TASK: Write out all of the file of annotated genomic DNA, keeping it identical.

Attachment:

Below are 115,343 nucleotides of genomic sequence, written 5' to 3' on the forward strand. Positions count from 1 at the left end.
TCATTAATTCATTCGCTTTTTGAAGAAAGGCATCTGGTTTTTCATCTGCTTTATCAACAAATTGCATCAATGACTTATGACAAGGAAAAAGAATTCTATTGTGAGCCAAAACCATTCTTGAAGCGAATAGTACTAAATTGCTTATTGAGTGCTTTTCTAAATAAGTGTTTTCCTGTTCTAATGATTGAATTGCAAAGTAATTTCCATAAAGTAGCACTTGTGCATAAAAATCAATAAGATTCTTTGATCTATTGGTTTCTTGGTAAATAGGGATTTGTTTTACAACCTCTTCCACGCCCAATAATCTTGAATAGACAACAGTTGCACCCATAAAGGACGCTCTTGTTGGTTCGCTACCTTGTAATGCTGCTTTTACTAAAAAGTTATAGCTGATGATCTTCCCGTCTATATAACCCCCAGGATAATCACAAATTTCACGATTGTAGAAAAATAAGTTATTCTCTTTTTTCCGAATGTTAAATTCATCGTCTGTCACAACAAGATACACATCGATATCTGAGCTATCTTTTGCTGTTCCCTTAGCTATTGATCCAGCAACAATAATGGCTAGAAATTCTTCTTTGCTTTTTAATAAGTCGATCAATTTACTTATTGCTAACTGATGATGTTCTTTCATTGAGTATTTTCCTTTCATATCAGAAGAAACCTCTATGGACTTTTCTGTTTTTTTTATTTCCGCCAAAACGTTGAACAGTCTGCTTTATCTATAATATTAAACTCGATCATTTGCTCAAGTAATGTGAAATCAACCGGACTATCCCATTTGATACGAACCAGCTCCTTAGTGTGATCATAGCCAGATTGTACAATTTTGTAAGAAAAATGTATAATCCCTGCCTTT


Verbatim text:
Below are 115,343 nucleotides of genomic sequence, written 5' to 3' on the forward strand. Positions count from 1 at the left end.
TCATTAATTCATTCGCTTTTTGAAGAAAGGCATCTGGTTTTTCATCTGCTTTATCAACAAATTGCATCAATGACTTATGACAAGGAAAAAGAATTCTATTGTGAGCCAAAACCATTCTTGAAGCGAATAGTACTAAATTGCTTATTGAGTGCTTTTCTAAATAAGTGTTTTCCTGTTCTAATGATTGAATTGCAAAGTAATTTCCATAAAGTAGCACTTGTGCATAAAAATCAATAAGATTCTTTGATCTATTGGTTTCTTGGTAAATAGGGATTTGTTTTACAACCTCTTCCACGCCCAATAATCTTGAATAGACAACAGTTGCACCCATAAAGGACGCTCTTGTTGGTTCGCTACCTTGTAATGCTGCTTTTACTAAAAAGTTATAGCTGATGATCTTCCCGTCTATATAACCCCCAGGATAATCACAAATTTCACGATTGTAGAAAAATAAGTTATTCTCTTTTTTCCGAATGTTAAATTCATCGTCTGTCACAACAAGATACACATCGATATCTGAGCTATCTTTTGCTGTTCCCTTAGCTATTGATCCAGCAACAATAATGGCTAGAAATTCTTCTTTGCTTTTTAATAAGTCGATCAATTTACTTATTGCTAACTGATGATGTTCTTTCATTGAGTATTTTCCTTTCATATCAGAAGAAACCTCTATGGACTTTTCTGTTTTTTTTATTTCCGCCAAAACGTTGAACAGTCTGCTTTATCTATAATATTAAACTCGATCATTTGCTCAAGTAATGTGAAATCAACCGGACTATCCCATTTGATACGAACCAGCTCCTTAGTGTGATCATAGCCAGATTGTACAATTTTGTAAGAAAAATGTATAATCCCTGCCTTT